My 12 year old son, Blair Ewalt, a budding filmmaker and 7th grade student at Denver School of the Arts, just produced his first professional film.  It is a two and a half minute promotional piece for an exhibit called “The 4000 Year Road Trip: Gathering Sparks” at Denver’s Mizel Museum. The exhibit opens on February 2, 2011.  

It took Blair less than two weeks to produce the video.  He shot it in high definition and edited it on Final Cut. He did the videotaping over Christmas break so he didn’t miss any school.  What makes me particularly proud about this is that his father and I didn’t get him the job.  The marketing manager of the Mizel Museum, Sue Stoveall, remembered his audition film for DSA, a short called “A Christmas Gift,” and thought he had the right stuff.

He will have his first paycheck soon and the museum is sending a press release out to the Denver Post and other media singing the praises of the middle school kid who they hired.  Congratulations, Blair.  Someday I’m sure we will all be working for you.

For more information on Vicky Collins visit http://teletrendstv.com.

 

 


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2011: More Words to Live By

Deb Frazier from my book club sent me this new year’s inspiration about happiness. How apropos that it comes from a book, Elizabeth Gilbert’s “Eat, Pray, Love.” I really have enjoyed receiving these life affirming gifts from friends today.

I keep remembering one of my Guru’s teachings about happiness. She says that people universally tend to think that happiness is a stroke of luck, something that will maybe descend upon you like fine weather if you’re fortunate enough. But that’s not how happiness works. Happiness is the consequence of personal effort. You fight for it, strive for it, insist upon it, and sometimes even travel around the world looking for it. You have to participate relentlessly in the manifestations of your own blessings. And once you have achieved a state of happiness, you must never become lax about maintaining it, you must make a mighty effort to keep swimming upward into that happiness forever, to stay afloat on top of it. If you don’t you will eat away your innate contentment. It’s easy enough to pray when you’re in distress but continuing to pray even when your crisis has passed is like a sealing process, helping your soul hold tight to its good attainments.

As I focus on diligent joy, I also keep remembering a simple idea my friend Darcey told me once — that all the sorrow and trouble of this world is caused by unhappy people. Not only in the big global Hitler-‘n’-Stalin picture, but also on the smallest personal level. Even in my own life, I can see exactly where my episodes of unhappiness have brought suffering or distress or (at the very least) inconvenience to those around me. The search for contentment is, therefore, not merely a self-preserving and self-benefiting act, but also a generous gift to the world. Clearing out all your misery gets you out of the way. You cease being an obstacle, not only to yourself but to anyone else. Only then are you free to serve and enjoy other people.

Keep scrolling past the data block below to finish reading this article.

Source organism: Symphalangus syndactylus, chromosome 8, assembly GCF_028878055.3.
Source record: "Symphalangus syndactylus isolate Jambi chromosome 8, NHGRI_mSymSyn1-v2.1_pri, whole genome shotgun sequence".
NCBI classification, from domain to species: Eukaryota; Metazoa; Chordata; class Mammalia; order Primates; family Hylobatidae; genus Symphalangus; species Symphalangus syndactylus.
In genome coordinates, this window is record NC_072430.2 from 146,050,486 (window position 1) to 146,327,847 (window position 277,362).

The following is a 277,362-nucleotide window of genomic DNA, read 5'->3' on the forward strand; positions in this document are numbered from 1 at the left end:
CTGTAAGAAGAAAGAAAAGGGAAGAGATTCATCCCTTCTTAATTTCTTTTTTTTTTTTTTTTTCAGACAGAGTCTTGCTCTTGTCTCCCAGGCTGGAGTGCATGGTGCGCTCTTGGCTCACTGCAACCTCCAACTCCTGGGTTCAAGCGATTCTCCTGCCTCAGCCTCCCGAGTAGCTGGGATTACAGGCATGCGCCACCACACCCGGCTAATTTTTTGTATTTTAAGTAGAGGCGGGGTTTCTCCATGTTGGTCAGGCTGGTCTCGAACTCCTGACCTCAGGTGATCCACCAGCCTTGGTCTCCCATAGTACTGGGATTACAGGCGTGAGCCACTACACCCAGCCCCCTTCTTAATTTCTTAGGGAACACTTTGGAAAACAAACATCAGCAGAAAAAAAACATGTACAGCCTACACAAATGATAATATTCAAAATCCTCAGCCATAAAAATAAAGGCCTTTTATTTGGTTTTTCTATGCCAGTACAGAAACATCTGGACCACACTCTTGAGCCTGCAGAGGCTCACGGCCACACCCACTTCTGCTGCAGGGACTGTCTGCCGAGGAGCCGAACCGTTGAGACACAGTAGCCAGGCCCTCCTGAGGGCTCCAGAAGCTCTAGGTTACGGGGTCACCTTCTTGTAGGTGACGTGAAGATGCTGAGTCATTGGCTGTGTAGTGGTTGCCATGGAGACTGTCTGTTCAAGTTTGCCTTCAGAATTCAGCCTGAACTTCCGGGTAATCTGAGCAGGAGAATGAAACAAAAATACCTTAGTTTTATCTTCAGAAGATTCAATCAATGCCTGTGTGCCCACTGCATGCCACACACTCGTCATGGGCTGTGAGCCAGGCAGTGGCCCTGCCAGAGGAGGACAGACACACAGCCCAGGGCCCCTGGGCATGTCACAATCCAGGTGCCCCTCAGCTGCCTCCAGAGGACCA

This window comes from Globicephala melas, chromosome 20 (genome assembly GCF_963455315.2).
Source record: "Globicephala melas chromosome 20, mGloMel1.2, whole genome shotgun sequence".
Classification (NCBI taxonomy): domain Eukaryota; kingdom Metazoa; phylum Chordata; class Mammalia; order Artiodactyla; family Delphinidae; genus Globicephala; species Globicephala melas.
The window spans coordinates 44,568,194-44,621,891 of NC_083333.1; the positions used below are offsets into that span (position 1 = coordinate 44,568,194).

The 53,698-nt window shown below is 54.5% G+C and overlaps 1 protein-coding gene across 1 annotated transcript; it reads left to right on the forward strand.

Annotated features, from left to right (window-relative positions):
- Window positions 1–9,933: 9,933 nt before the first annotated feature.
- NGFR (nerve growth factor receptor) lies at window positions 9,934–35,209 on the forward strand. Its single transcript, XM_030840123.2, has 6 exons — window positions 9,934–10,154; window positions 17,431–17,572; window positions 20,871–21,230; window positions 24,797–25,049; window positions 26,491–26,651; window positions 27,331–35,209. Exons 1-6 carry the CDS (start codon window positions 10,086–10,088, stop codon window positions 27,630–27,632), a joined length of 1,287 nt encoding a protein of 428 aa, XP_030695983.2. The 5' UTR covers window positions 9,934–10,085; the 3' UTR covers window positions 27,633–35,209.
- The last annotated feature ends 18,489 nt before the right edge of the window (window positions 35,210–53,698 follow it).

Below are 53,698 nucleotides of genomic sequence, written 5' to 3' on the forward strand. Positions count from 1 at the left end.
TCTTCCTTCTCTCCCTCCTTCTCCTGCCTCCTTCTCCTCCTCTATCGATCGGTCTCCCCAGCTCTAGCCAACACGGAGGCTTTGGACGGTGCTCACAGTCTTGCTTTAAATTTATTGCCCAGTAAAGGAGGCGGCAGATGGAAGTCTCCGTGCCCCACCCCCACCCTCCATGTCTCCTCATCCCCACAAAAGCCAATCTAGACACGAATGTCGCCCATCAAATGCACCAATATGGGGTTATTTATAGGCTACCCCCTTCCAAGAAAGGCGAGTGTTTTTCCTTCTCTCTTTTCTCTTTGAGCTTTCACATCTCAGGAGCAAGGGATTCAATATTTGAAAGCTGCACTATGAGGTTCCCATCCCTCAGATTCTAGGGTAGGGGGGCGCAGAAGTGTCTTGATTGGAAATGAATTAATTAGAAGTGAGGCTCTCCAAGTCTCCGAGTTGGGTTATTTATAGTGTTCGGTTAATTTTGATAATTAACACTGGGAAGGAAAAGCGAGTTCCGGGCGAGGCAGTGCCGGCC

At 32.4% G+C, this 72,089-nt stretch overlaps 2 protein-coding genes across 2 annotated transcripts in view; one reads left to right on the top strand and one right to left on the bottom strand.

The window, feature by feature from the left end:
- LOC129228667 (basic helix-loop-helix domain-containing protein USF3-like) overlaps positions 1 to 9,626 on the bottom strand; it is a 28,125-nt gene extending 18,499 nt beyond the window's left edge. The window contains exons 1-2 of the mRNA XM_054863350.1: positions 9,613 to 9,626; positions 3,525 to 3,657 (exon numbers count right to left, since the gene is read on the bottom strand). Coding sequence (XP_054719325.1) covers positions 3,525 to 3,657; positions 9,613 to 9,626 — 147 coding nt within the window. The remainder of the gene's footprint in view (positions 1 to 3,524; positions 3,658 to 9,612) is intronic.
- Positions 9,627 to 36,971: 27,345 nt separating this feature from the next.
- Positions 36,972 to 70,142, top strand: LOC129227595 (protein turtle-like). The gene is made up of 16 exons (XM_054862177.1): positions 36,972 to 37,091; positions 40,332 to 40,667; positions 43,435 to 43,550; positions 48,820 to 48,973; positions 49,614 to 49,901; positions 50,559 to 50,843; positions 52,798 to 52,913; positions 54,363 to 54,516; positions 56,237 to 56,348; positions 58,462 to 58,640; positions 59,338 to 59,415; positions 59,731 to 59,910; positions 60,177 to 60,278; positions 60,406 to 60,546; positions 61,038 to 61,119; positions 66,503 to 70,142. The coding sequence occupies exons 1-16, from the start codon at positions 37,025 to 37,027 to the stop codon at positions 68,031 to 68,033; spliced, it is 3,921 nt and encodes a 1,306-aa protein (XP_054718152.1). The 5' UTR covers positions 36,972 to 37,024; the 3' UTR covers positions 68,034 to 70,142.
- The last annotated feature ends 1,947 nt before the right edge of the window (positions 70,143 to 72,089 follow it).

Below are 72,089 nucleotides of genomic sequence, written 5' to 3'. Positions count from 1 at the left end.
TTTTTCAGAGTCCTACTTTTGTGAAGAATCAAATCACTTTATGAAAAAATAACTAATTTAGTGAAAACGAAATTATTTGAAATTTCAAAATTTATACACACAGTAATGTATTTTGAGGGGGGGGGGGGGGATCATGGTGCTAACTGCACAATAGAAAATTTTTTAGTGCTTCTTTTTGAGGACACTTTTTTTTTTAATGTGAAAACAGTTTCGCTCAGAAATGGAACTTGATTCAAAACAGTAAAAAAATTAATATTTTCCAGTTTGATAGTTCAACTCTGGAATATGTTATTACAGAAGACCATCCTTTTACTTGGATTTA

For more information on Vicky Collins visit http://teletrendstv.com.


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2011: Words to Live By

My friend and former colleague at NBC News, Farland Chang, sent this inspiration with his holiday card. The quotes are wonderful food for thought as we welcome the new year. May 2011 bring health, happiness and prosperity to all.

The best inheritance a parent can give his children is a few minutes of his time each day. O. A. Battista

Always kiss your children goodnight – even if they’re already asleep. H. Jackson Brown, Jr.

Don’t handicap your children by making their lives easy. Robert A. Heinlein

Parents who are afraid to put their foot down usually have children who tread on their toes. Chinese Proverb

Parents can tell but never teach, unless they practice what they preach. Arnold Glasow

The most important thing that parents can teach their children is how to get along without them. Frank A. Clark

Life is a ticket to the greatest show on earth. Martin H. Fischer

A man’s dreams are an index to his greatness. Zadok Rabinwitz

In dreams and in love there are no impossibilities. Janos Arany

Everybody needs a hug. It changes your metabolism. Leo Buscaglia

Do not worry about your difficulties in mathematics. I can assure you that mine are still greater. Albert Einstein

Whether you think you can or think you can’t, you’re right. Henry Ford

Walking with a friend in the dark is better than walking alone in the light. Helen Keller

The past is history, the future is a mystery, and today is a gift. That’s why it’s called the present.Babatunde Olatunji

In the end, it’s not going to matter how many breaths you took, but how many moments took your breath away. Shing Xiong

We don’t stop playing because we grow old; we grow old because we stop playing. George Bernard Shaw

Some of the best things in life are mistakes.

Attitude is everything

God, if I can’t have what I want, let me want what I have.

A true friend sees the first tear… catches the second… and stops the third.

For more information on Vicky Collins visit http://teletrendstv.com.


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Happy Hanukkah (Yeshiva University Style)

Mazel Tov to the students of Yeshiva University who came up with this clever video, “Candlelight.” What a creative way to wish everyone a Happy Hanukkah and appeal to people of all ages. Love all these knock off’s of of Taio Cruz’s song “Dynamite.”

For more information on Vicky Collins visit http://teletrendstv.com.


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War and Remembrance 6

My conversation between Ben Coker, Jr. is getting more interesting as we dig deeper into issues. We come from very different points of view but we’re finding common ground.

Hi Ben,